A peach grower shows a bud that developed poorly due to inadequate chilling hours during the 2017 growing season when Texas fruit crops were very short on chill hours.

Texas fruit crops are behind on chill hours necessary to trigger optimal blooms and good fruit sets, according to Texas A&M AgriLife Extension Service experts.

If Punxsutawney Phil was right, there are still enough winter days ahead, but experts said Texas’s fruit crops need cold, clouds and rain.

Fruit trees, such as peaches, apples and even blackberries depend on cool, cloudy weather in the winter to promote proper physiological growth in the spring, said Larry Stein, Ph.D., AgriLife Extension horticulturist, Uvalde. If plants do not receive the required number of chill hours, plants can be slow to leaf out, which typically leads to poorly developed fruit or no fruit at all.

“Growers in different regions of the state have plants with different chilling requirements,” he said. “Orchards in the Rio Grande Valley might have trees that require 200-300 chill hours, whereas the varieties that perform well in North Texas might require 900-1,000 hours.”

Clouds, cold equal chill hours

Chill hours begin to add up after the first freeze each fall, he said. Trees go dormant for the winter, but chill hours promote hormones that dilute growth inhibitors throughout the winter and prepare the plant to break dormancy and begin new growth, bloom and set fruit.

Growers want the timing of new growth and bloom to coincide with avoiding the average final spring frost, which would damage budding fruit.

Proper chill hours trigger good and well-timed leaf and bud development, Stein said. A lack of chill hours can lead to poorly developed buds and flowers that can have a cascading effect leading to stunted or misshaped fruit to no fruit at all.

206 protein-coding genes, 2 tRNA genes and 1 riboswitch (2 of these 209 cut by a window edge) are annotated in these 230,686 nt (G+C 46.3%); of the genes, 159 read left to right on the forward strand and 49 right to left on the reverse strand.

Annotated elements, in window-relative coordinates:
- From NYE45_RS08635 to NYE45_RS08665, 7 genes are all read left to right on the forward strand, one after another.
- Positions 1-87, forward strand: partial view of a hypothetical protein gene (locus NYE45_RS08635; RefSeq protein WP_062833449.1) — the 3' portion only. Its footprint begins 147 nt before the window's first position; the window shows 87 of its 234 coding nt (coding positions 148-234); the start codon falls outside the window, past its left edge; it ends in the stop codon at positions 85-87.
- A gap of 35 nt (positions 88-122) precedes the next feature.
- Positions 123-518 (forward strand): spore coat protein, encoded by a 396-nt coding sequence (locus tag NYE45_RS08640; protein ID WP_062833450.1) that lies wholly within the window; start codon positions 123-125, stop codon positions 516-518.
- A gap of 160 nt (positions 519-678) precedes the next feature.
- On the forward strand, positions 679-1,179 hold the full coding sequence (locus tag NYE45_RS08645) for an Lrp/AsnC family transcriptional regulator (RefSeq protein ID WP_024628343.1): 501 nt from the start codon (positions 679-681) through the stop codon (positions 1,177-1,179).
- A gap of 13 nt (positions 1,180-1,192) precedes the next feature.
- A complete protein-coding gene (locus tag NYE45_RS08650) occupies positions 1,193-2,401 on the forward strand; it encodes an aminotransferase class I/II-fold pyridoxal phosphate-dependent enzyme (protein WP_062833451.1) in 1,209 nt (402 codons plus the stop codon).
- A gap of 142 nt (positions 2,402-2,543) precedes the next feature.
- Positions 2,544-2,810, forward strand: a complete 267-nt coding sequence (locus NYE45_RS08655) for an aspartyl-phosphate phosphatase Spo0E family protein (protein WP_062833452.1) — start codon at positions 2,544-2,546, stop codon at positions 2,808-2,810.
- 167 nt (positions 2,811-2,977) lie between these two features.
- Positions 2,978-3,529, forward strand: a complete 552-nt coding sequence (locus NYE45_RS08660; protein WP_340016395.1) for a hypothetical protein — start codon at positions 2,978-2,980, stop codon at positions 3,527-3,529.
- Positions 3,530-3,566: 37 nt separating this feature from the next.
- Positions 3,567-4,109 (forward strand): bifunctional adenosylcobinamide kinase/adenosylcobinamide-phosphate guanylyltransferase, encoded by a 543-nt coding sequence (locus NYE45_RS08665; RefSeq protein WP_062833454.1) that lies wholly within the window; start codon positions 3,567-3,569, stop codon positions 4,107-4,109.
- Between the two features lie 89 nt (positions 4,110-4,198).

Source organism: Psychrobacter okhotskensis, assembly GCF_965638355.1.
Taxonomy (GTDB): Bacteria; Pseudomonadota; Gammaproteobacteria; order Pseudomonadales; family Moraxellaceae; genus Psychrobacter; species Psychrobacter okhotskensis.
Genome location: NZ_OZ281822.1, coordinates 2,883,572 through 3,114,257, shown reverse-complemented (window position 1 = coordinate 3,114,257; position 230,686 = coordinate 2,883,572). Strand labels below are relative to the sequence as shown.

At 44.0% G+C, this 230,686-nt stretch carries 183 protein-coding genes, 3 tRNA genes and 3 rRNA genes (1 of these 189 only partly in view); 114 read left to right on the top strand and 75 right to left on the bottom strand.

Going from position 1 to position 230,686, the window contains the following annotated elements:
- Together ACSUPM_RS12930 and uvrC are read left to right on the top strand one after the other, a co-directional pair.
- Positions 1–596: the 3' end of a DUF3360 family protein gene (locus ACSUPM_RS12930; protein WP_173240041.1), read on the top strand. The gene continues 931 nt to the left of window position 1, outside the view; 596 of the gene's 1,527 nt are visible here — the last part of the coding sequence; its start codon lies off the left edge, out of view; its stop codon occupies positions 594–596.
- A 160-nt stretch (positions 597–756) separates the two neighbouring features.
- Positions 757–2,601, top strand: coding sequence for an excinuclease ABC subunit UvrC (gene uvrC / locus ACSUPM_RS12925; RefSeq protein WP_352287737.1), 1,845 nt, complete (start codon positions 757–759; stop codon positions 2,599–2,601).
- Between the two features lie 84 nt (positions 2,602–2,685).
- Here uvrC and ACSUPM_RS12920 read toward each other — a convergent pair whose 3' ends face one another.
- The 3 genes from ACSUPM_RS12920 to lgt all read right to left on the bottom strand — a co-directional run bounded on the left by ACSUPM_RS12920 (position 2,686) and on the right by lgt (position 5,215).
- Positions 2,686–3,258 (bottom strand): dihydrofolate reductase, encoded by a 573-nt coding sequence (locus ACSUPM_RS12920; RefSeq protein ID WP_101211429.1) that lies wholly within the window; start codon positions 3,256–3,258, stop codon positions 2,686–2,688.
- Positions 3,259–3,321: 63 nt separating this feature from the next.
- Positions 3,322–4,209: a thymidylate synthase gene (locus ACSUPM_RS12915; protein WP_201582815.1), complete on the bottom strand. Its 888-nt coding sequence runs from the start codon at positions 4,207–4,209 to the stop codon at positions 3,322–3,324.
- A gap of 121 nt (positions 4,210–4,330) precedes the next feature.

Leaves help trees produce energy and protect limbs from sun scald, but multiple seasons of inadequate chill hours can kill plants, Stein said.

Damp, cloudy conditions and temperatures between 32-45 degrees are ideal for accruing chill hours, Stein said. Temperatures have been relatively cool, but drought and sunny days have inhibited the process.

Stein said there is still time to make up significant chill hours. Last year, chill hours were behind until Winter Storm Uri delivered cold temperatures across the state. The storm hurt some individual fruit growers and produced generally negative effects on agriculture, but the cold temperatures helped most tree varieties around the state, Stein said.

“Last year was marginal up to this point and then Uri arrived,” he said. “There were some low chill varieties that were becoming active, and they got hammered. But for the most part, that cold front put us over the top with the chill hours necessary to make a good crop.”

Blue bird days, go away

Jim Kamas, AgriLife Extension fruit specialist, Fredericksburg, said chill hours accumulation got off to a late start and remain behind. He does not expect chill hours to be as short as 2016-2017 when Central Texas received a little over 450 hours total. But more cloudy, cold weather is needed with chill hours just surpassing 600 at this point in the season.

Kamas said chemical growth regulators can mimic chill hours, but that availability could be an issue because the products are imported from Europe. And the product must be applied 30 days before full bloom, which on average is March 17.   

Unless producers have growth regulators to apply, or Mother Nature delivers cold, wet weather soon, Texas fruit crops from peaches to grapes could be at risk of lower yields, misshaped fruit with lower market appeal, delayed and inconsistent fruit harvests and stressed trees, Kamas said.

“We have a saying that there are only two types of people who like 36-degree days that are gray, cloudy, misty, rainy and just plain icky to be out in — duck hunters and fruit growers,” he said. “Most people would disagree, but winter days like that bring a smile to their faces because they know good things are happening.”

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